If you have just welcomed a newly-born member of your family into the world, congratulations! While it can be very difficult to think about the risk that you might not be around to enjoy watching their life unfold for decades into the future, the responsibility that you have to care for that new little person means that if you don’t have an estate plan in place, it’s time to speak with a legal professional.
If you refrain from estate planning and something should happen to you, it will be the state – not you – that decides who will act as guardian for your child. If you’re like most Americans, chances are good that you don’t like when the state tells you how much you have to pay in property taxes, let alone who should raise your child should you become unexpectedly injured or ill and pass away.
To prevent this kind of governmental intervention from determining your child’s caregiver situation, you’ll need to name a potential guardian(s) in your will.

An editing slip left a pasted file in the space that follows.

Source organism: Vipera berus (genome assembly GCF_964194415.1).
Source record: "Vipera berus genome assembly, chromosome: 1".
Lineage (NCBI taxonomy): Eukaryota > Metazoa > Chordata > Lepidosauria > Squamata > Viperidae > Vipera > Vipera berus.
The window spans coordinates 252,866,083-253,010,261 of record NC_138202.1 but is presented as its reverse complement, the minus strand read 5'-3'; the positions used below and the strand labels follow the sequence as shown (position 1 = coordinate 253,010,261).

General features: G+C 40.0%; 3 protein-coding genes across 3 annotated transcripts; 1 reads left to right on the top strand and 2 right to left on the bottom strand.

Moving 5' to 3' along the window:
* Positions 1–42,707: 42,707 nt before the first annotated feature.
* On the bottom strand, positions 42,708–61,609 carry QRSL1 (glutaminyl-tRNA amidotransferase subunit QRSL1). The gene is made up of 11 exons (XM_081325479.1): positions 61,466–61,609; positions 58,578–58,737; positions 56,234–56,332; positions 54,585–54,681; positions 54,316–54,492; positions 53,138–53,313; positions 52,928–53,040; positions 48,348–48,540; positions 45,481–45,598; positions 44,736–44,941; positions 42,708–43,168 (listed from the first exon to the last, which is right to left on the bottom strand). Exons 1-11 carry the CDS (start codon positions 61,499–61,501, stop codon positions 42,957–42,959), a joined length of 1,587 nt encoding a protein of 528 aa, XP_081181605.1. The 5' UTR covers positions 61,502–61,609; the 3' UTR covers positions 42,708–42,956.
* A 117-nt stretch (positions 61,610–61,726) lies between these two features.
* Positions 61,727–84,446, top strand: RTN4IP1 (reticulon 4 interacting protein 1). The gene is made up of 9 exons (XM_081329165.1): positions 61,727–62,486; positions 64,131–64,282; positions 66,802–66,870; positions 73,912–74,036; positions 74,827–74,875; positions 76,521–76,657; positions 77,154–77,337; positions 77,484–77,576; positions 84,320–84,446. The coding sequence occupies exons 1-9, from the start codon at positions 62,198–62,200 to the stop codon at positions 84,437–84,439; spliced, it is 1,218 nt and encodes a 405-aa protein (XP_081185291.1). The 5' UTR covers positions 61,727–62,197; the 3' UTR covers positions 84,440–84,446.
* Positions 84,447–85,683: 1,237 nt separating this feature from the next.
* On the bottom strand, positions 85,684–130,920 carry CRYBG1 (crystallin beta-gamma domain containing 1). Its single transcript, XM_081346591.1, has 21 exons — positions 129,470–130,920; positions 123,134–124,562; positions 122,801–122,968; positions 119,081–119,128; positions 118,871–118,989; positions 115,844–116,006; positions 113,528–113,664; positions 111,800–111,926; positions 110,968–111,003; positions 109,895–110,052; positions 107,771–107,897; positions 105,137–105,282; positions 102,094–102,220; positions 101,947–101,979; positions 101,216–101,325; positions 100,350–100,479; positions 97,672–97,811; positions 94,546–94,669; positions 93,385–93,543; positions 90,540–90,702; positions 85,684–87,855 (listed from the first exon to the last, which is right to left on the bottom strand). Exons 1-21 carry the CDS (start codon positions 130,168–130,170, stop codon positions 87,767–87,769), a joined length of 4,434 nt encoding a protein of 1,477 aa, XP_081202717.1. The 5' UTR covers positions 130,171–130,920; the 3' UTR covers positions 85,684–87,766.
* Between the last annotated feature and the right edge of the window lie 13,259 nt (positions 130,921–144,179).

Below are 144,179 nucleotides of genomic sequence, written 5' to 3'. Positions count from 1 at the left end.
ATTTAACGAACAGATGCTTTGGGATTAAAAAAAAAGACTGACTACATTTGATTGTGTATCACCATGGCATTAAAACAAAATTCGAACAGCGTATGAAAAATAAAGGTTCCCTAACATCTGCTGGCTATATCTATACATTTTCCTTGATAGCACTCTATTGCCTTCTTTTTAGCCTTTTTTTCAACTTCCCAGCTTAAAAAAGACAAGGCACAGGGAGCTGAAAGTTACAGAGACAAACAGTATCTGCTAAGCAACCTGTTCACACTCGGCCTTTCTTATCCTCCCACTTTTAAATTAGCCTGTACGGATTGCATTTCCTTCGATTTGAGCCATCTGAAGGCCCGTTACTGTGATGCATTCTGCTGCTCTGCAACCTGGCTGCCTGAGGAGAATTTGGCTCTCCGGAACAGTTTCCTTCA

Thinking about property
While naming a guardian is the most critical step you’ll need to take while estate planning, you may also want to speak with a legal professional about how best to ensure that your child is financially supported in the event of your death or incapacitation. From naming them as a beneficiary on various accounts and insurance policies to potentially setting up a trust in their name, there are a myriad of ways that you can utilize estate planning resources to achieve this aim.
Thinking about the risk of not being around to watch your child grow up can be painful. But if you don’t stop to think about this risk and to put certain protections in place, your child could pay a heavy price as a result of your inaction.